The Know Nothings, ``The American Party,'' Defend Their Political Movement, 1855
147(2)
Portrayals of Immigrants in Political Cartoons of the Era
149(2)
Walt Whitman Celebrates the Diversity in the United States, 1855
151(1)
Essays
151(17)
The Ideology of the Know Nothing Party
152(8)
Tyler Anbinder
The Relationship Between the Portrayal of Irish Americans and Citizenship at Midcentury
160(8)
Dale Knobel
Further Reading
168(2)
Emigration and Return: Migration Patterns in the Industrial Age, 1850--1920
170(34)
Documents
171(14)
Let Chew, a Chinese Immigrant, Describes Life in the United States and Denounces Anti-Chinese Prejudice, 1882
172(2)
Immigrants Recall Their Life in Eastern Europe and their Emigration, 1915--1923
174(2)
A Slovenian Recounts Varying Assessments of America Made by Returned Immigrants, 1909
176(4)
Mary Antin, a Russian Woman, encounters Anti-Semitic Violence and Flees Russia, 1912
180(2)
Mexican Ballads Justify and Condemn Immigration, 1924
182(2)
Chinese Immigrants Explain Their Migration and Lament Their Detention, 1910--1940
184(1)
Essays
185(17)
The Relationship Between American Money and Italian Land in Stimulating Return Migration
185(10)
Dino Cinel
The Chinese Migration to the United States in the Context of the Larger Chinese Diaspora
195(7)
Sucheng Chan
Further Reading
202(2)
Industrial Immigrants in the City and in the Countryside, 1880--1920
204(34)
Documents
205(14)
Jacob Riis Describes the Impoverished Tenements of New York City, 1890
205(2)
A Portrait of Sweatshop Labor in New York City, 1895
207(1)
A New York Politician Justifies the Urban Political Machine, 1905
208(2)
The Yiddish Press in New York City, 1902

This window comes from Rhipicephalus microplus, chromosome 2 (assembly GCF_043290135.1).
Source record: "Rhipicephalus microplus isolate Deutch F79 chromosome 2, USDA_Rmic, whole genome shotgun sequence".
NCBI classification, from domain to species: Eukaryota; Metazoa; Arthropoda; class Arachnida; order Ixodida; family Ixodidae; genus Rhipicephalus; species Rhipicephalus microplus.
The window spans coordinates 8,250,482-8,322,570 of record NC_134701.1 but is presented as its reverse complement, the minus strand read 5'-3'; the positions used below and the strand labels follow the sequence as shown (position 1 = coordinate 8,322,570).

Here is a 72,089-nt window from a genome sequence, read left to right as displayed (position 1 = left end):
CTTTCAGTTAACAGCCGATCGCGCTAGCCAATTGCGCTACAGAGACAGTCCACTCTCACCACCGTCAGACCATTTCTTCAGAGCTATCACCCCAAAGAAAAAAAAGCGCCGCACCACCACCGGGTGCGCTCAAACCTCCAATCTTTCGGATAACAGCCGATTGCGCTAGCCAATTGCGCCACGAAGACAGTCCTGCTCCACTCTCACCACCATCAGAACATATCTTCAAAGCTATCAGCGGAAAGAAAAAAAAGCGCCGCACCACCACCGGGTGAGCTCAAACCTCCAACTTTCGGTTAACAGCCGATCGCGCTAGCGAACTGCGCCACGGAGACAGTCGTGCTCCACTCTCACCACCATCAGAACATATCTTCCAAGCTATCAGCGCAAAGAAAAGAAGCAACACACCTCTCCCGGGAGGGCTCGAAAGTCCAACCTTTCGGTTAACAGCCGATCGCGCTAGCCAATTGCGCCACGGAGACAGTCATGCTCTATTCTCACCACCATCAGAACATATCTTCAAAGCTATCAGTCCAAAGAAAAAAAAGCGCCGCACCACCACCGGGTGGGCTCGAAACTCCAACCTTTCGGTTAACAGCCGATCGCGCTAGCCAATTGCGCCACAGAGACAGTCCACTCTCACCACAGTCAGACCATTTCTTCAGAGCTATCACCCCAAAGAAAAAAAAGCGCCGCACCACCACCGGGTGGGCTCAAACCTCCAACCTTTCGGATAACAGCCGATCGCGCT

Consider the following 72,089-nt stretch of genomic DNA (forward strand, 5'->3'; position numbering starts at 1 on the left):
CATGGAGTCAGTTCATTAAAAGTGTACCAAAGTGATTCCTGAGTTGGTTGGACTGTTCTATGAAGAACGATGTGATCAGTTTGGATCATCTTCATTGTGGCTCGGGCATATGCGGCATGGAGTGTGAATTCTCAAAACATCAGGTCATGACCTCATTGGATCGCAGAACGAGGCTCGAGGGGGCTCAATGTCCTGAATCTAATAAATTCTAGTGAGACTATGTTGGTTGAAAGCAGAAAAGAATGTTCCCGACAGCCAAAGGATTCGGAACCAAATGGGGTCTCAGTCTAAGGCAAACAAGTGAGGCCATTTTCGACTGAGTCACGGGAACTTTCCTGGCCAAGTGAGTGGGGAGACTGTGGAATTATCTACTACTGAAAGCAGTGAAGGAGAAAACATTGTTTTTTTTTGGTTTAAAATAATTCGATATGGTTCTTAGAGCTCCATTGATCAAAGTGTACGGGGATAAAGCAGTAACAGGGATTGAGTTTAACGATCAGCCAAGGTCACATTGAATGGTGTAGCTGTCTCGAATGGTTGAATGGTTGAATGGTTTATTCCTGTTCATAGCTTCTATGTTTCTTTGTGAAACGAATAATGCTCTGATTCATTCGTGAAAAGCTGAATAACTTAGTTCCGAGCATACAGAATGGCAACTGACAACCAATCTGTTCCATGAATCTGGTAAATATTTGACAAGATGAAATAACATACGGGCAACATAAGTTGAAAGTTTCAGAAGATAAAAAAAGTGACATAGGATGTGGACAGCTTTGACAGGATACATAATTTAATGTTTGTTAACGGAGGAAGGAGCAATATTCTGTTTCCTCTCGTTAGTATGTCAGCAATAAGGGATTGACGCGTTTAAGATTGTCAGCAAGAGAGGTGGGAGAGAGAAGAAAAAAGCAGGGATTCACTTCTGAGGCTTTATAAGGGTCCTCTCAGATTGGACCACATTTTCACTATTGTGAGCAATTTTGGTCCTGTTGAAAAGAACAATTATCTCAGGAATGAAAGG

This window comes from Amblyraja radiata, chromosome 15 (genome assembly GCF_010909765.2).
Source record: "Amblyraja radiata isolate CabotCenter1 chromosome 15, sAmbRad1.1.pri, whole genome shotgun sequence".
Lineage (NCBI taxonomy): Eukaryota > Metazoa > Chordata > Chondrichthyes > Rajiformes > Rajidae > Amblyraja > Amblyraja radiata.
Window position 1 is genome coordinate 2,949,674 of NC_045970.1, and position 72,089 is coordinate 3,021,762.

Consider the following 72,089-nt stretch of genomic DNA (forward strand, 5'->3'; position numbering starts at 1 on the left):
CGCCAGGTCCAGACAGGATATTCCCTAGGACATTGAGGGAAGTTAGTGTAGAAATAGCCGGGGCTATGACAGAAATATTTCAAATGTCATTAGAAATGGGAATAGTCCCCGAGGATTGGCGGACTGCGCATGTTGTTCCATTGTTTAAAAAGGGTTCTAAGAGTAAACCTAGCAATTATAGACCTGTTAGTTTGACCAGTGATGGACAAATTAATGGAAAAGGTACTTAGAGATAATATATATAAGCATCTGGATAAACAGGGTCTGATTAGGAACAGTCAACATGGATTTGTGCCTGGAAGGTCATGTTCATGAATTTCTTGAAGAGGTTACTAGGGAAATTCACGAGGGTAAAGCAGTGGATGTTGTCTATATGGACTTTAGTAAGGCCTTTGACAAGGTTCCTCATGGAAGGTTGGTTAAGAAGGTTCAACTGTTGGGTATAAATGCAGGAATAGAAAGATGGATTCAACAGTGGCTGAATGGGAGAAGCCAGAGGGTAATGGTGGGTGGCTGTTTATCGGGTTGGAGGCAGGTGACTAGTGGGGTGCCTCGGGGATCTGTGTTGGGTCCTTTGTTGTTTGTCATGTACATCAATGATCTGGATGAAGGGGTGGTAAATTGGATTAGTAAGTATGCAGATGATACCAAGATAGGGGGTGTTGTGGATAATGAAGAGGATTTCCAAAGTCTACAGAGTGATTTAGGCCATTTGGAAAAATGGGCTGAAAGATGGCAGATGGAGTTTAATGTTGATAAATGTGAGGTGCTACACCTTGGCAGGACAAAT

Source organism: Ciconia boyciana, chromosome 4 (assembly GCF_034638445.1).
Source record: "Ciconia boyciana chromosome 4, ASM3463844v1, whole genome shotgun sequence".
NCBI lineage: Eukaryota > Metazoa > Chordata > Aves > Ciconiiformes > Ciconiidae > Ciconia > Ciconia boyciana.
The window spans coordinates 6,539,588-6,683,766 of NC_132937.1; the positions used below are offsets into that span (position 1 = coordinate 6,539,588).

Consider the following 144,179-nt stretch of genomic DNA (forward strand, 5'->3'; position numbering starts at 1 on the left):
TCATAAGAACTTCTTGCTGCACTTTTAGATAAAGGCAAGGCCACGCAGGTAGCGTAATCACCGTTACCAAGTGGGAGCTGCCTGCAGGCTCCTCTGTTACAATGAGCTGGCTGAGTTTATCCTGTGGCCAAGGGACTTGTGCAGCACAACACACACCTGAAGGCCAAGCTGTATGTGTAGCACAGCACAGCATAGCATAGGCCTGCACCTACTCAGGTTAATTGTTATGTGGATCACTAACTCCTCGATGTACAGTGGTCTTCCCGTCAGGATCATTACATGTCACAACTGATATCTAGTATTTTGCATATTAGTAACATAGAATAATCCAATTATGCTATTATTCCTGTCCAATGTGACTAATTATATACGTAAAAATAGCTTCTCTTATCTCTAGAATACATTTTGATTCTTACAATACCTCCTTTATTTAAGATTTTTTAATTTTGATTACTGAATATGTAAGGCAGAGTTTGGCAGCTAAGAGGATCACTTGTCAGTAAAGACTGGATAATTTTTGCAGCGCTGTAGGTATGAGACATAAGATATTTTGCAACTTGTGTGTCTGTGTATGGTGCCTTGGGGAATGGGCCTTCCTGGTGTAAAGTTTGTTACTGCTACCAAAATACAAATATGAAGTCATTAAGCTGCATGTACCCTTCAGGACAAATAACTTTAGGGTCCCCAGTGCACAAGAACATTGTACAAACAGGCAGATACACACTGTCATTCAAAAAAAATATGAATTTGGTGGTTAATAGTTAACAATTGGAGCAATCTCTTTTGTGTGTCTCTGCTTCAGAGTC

210(2)
Two Italian Americans Recount the 1912 Lawrence, Massachusetts, Strike
212(1)
Three Chinese Americans Recall Life and Labor in Their Ethnic Community, 1877--1917
213(3)
A Sociologist Analyzes the Process of Assimilation Among Slavic Immigrants, 1910
216(3)
Essays
219(17)
Immigrants Adjust to Industrial Labor, ``Clock Time,'' and Unionization in the Early Twentieth Century
219(10)
Herbert Gutman
The Interactions of Race and Class in Agricultural Labor
229(7)
Tomas Almaguer
Further Reading
236(2)
Women and Children Immigrants Amid a Patriarchal World
238(35)
Documents
239(13)
Sociologists Describe the Disruption of Familial Solidarity Resulting from Immigration, 1918
239(3)
Jane Addams Renounces the Patriarchal Authority of Immigrant Households, 1910
242(2)
A Depiction of the Patriarchal Immigrant Household in Greenwich Village, 1920--1930
244(2)
Two Italian Americans Analyze Changing Familial and Gender Patterns Among Immigrants, 1939
246(2)
Swedish Americans Debate the Consequences of Changing Gender Roles Among Immigrants in America, 1896--1914
248(1)
Mexican Ballads Ridicule Women's Changing Behavior, 1924
249(1)
A Chinese American Woman Details Life as a Prostitute in America, 1898
250(2)
Essays
252(19)
Changes Between Women and Men in the Irish American Family
252(10)
Hasia Diner
Changes Between Daughters and Parents in the Mexican American Family
262(9)
Vicki L. Ruiz
Further Reading
271(2)
Racialization of Immigrants, 1880--1930
273(34)
Documents
274(16)
Samuel Gompers Racializes Chinese American Labor, 1902
275(3)
The Asiatic Exclusion League Argues that Asians Cannot Be Assimilated, 1911
278(2)
Fu Chi Hao, Chinese American, Reprimands Americans for Anti-Chinese Attitudes and Law, 1907
280(1)
A Racialized Description of Immigrants from Europe, 1915
281(2)
A Sociologist Portrays the Racial Dimensions of Immigrants from Europe, 1914
283(2)
Congressman John Box Objects to Mexican Immigrants, 1928
285(3)
Thind v. United States: The United States Supreme Court Clarifies the Meaning of ``White,'' 1923
288(2)
Essays
290(15)
The Evolution of Thought on Race and the Development of Scientific Racism
291(8)
John Higham
The Evolution of Legal Constructions of Race and ``Whiteness''
299(6)
Ian F. Haney-Lopez
Further Reading
305(2)
Responses to Immigration: Exclusion, Restriction, and Americanization, 1880--1924
307(36)
Documents
308(14)
Josiah Strong, a Protestant Clergyman, Considers the ``Perils'' of Immigration, 1885
309(1)
The Immigration Restriction League Outlines the ``Immigration Problem,'' 1894